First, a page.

Worrying future as economy shrinks

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Honiara is the beating heart of the country's economy.
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BY BEN BILUA
Gizo

THE country’s Macro Poverty Outlook shows a worrying future for the country’s populace.

According to the report, the economy is expected to shrink by -2.9 percent in 2022, reflecting the negative impact of the recent civil unrest and widespread community transmission of the coronavirus.

These events have broad-based economic impacts and create pressure on the fiscal accounts.

A further spread of the coronavirus, higher imported inflation, a return of social unrest, and climate-related disasters will double down the risk to the local economy.

The projection of growth by 2.9 percent this year reflects the impact of recent riot and lockdown in most parts of the country.

The figure represents a sharp deterioration compared to the pre-unrest projection for 2022 which was expecting to gain 4.5 percent growth.

The report states that investments to replace damaged productive capacity caused by the riots are unlikely to gain pace until later in the year.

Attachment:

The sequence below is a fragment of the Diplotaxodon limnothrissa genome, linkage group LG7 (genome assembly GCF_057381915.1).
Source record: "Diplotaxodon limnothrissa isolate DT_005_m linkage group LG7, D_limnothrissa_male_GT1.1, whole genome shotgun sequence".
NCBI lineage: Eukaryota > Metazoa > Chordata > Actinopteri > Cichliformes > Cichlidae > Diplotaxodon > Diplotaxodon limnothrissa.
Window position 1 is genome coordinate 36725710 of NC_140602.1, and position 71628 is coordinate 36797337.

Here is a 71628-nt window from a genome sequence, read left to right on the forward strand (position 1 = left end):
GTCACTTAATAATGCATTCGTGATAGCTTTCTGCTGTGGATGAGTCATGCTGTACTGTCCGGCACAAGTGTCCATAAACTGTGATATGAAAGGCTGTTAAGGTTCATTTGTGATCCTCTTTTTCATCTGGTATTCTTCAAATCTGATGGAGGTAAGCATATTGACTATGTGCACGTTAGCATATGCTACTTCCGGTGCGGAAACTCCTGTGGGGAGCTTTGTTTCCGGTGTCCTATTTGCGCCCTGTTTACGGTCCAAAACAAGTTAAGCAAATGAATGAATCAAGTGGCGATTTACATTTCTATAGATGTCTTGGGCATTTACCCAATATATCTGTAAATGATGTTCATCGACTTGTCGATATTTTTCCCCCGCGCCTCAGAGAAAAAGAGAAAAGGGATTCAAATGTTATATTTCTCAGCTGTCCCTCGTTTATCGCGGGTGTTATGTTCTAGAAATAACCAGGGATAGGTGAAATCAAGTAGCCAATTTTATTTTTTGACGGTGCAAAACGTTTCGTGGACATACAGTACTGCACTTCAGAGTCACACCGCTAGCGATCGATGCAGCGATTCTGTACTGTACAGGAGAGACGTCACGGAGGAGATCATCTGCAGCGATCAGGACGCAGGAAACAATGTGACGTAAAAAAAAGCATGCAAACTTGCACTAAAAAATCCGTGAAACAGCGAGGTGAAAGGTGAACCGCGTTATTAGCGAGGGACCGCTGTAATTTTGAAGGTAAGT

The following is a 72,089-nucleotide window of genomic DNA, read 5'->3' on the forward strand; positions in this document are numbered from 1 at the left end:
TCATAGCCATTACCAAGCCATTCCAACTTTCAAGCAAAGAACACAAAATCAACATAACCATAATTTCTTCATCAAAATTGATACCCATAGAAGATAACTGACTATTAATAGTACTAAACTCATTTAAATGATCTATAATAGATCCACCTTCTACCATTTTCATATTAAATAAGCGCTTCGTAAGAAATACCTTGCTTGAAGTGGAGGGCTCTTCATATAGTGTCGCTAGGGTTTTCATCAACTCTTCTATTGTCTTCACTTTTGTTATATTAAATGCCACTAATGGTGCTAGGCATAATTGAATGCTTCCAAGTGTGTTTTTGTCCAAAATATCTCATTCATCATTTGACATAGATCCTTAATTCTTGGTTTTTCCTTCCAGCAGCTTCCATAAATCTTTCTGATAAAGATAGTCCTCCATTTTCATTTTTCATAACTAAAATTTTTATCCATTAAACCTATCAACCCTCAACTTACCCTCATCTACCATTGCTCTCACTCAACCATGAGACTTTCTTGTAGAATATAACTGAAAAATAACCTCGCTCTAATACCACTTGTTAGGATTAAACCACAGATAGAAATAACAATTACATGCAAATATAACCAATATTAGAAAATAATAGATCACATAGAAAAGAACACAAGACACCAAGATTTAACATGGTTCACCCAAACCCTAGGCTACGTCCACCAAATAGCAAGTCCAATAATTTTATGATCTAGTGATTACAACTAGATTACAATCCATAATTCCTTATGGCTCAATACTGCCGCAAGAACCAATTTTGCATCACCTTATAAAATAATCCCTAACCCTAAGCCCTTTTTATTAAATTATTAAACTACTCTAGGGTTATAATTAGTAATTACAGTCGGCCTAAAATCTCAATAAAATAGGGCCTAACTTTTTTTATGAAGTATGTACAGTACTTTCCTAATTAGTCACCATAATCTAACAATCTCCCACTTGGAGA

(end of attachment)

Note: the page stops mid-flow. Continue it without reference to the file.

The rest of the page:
High demand for imported construction materials and machinery will drive current account into deficit.

The report further stated that the lockdown to contain COVID-19 contributes to shrinking the output in contact-intensive sectors, including services, which represents about 55 percent of output.

“A combination of lower economic activity and elevated spending on COVID-response and business recovery will increase the fiscal deficit.

“The deficit, in turn, will be financed by a further drawdown on the cash buffers and a combination of domestic and external lending.

“Infrastructure investment, a return of business tourism and increased mining activity are expected to support growth over the medium-term.

“An expected rebound of economic activity and spending consolidation will lead to a narrowing of the fiscal deficit in 2023-2024.

“Similarly, the current account deficit will shrink over the medium term reflecting smaller fiscal deficit and reduction in construction-related imports,” the report states.

It states that COVID-19 remains a major risk to the economic outlook.

A low vaccination intake particularly among low-educated and ill-informed populations may lead to the maintenance of a closed border policy, while a further community transmission may have human capital implications and hamper economic recovery.


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